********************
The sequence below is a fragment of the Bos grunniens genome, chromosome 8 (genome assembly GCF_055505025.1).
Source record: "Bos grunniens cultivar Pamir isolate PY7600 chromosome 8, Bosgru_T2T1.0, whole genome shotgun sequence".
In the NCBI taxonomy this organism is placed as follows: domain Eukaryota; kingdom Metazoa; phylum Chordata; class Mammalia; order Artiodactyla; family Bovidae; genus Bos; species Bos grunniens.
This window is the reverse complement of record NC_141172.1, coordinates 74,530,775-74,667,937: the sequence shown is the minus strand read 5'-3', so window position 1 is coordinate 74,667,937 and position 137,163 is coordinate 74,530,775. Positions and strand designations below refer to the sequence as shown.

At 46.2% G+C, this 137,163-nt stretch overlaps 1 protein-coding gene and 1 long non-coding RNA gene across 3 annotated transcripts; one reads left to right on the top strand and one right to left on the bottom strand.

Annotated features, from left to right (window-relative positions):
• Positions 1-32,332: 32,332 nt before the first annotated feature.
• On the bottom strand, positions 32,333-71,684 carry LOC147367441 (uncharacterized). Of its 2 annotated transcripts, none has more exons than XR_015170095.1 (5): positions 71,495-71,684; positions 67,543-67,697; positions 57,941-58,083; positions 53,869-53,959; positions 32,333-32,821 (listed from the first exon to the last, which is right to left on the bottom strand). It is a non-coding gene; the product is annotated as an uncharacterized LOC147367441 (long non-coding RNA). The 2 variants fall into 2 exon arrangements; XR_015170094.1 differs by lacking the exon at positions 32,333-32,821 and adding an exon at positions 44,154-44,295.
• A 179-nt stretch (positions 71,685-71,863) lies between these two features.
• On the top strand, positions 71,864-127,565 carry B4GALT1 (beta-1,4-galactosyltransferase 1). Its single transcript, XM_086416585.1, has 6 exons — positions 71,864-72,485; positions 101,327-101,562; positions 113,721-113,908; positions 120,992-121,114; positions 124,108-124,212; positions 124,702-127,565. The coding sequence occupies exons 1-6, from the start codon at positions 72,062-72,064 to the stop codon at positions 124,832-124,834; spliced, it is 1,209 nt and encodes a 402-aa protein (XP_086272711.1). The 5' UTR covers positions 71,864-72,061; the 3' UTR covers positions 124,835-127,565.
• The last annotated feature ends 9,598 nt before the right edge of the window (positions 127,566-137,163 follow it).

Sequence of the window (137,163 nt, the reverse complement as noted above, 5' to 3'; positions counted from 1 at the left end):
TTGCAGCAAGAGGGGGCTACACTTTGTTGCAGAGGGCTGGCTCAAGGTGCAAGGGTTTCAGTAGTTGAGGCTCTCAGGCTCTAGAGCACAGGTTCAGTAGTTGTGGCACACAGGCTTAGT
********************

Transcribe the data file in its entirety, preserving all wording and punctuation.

The sequence below is a fragment of the Bos grunniens genome, chromosome 8 (genome assembly GCF_055505025.1).
Source record: "Bos grunniens cultivar Pamir isolate PY7600 chromosome 8, Bosgru_T2T1.0, whole genome shotgun sequence".
In the NCBI taxonomy this organism is placed as follows: domain Eukaryota; kingdom Metazoa; phylum Chordata; class Mammalia; order Artiodactyla; family Bovidae; genus Bos; species Bos grunniens.
This window is the reverse complement of record NC_141172.1, coordinates 74,530,775-74,667,937: the sequence shown is the minus strand read 5'-3', so window position 1 is coordinate 74,667,937 and position 137,163 is coordinate 74,530,775. Positions and strand designations below refer to the sequence as shown.

At 46.2% G+C, this 137,163-nt stretch overlaps 1 protein-coding gene and 1 long non-coding RNA gene across 3 annotated transcripts; one reads left to right on the top strand and one right to left on the bottom strand.

Annotated features, from left to right (window-relative positions):
• Positions 1-32,332: 32,332 nt before the first annotated feature.
• On the bottom strand, positions 32,333-71,684 carry LOC147367441 (uncharacterized). Of its 2 annotated transcripts, none has more exons than XR_015170095.1 (5): positions 71,495-71,684; positions 67,543-67,697; positions 57,941-58,083; positions 53,869-53,959; positions 32,333-32,821 (listed from the first exon to the last, which is right to left on the bottom strand). It is a non-coding gene; the product is annotated as an uncharacterized LOC147367441 (long non-coding RNA). The 2 variants fall into 2 exon arrangements; XR_015170094.1 differs by lacking the exon at positions 32,333-32,821 and adding an exon at positions 44,154-44,295.
• A 179-nt stretch (positions 71,685-71,863) lies between these two features.
• On the top strand, positions 71,864-127,565 carry B4GALT1 (beta-1,4-galactosyltransferase 1). Its single transcript, XM_086416585.1, has 6 exons — positions 71,864-72,485; positions 101,327-101,562; positions 113,721-113,908; positions 120,992-121,114; positions 124,108-124,212; positions 124,702-127,565. The coding sequence occupies exons 1-6, from the start codon at positions 72,062-72,064 to the stop codon at positions 124,832-124,834; spliced, it is 1,209 nt and encodes a 402-aa protein (XP_086272711.1). The 5' UTR covers positions 71,864-72,061; the 3' UTR covers positions 124,835-127,565.
• The last annotated feature ends 9,598 nt before the right edge of the window (positions 127,566-137,163 follow it).

Sequence of the window (137,163 nt, the reverse complement as noted above, 5' to 3'; positions counted from 1 at the left end):
TTGCAGCAAGAGGGGGCTACACTTTGTTGCAGAGGGCTGGCTCAAGGTGCAAGGGTTTCAGTAGTTGAGGCTCTCAGGCTCTAGAGCACAGGTTCAGTAGTTGTGGCACACAGGCTTAGT